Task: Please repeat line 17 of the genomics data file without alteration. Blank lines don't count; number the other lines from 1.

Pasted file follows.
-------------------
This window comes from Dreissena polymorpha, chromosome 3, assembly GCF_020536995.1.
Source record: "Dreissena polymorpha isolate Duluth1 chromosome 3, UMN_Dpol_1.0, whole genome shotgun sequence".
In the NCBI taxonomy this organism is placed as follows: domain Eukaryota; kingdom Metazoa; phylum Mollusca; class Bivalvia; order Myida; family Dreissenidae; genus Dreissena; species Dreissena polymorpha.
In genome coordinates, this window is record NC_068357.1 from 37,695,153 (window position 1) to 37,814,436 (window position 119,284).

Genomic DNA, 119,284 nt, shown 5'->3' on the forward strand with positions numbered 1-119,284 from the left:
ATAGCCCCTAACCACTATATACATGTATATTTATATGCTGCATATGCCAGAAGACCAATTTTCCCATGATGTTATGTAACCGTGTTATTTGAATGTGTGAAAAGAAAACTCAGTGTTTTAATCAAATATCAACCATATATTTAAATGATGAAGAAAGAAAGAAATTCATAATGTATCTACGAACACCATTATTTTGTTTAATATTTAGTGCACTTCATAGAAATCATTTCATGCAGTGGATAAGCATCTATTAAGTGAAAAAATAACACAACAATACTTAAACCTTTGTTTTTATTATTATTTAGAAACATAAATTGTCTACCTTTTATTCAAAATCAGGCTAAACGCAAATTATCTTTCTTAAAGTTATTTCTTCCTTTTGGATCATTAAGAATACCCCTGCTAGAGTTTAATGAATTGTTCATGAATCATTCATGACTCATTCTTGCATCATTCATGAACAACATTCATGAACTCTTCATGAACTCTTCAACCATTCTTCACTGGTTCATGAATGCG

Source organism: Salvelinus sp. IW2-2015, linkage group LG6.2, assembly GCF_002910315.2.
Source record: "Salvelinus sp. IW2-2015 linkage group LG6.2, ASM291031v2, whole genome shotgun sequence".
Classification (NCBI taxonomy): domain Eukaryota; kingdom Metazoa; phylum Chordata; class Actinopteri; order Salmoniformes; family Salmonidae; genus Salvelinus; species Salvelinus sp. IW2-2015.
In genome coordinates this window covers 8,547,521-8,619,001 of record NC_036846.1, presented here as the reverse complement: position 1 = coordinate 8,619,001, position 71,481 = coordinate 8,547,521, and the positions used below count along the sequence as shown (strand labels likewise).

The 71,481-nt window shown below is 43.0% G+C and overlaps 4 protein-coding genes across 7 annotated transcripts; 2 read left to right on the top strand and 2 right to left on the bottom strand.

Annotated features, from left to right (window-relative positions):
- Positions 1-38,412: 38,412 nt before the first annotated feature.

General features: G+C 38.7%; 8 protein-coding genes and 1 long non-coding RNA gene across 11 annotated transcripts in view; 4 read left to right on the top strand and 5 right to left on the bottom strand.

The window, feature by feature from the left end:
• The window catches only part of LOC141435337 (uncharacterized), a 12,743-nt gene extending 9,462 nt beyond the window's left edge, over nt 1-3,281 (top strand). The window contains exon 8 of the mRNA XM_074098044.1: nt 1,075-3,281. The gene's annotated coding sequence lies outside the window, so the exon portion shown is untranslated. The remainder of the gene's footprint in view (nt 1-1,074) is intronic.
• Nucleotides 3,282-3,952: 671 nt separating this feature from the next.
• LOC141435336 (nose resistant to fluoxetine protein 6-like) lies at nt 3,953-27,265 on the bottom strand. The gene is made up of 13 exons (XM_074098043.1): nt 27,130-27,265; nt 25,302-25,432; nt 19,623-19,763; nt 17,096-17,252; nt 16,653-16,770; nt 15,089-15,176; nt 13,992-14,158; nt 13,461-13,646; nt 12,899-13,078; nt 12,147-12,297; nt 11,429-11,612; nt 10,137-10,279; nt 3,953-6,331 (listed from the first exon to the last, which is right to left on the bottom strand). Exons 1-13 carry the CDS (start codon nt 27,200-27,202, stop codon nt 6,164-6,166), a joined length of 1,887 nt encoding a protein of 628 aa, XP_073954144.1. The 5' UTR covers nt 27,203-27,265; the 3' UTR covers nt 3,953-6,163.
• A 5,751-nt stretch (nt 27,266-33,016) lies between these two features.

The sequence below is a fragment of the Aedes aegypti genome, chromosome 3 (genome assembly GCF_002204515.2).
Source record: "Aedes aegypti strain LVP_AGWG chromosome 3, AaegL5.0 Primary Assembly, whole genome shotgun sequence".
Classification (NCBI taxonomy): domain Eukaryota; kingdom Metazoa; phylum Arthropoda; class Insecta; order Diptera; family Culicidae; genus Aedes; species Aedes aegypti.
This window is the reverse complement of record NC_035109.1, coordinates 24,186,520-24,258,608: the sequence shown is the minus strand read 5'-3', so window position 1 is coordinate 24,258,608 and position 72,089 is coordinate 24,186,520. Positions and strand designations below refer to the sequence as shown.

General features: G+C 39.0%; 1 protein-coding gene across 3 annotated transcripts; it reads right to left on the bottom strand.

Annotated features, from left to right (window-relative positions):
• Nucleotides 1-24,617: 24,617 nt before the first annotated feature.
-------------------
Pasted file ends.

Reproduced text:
• Nucleotides 3,282-3,952: 671 nt separating this feature from the next.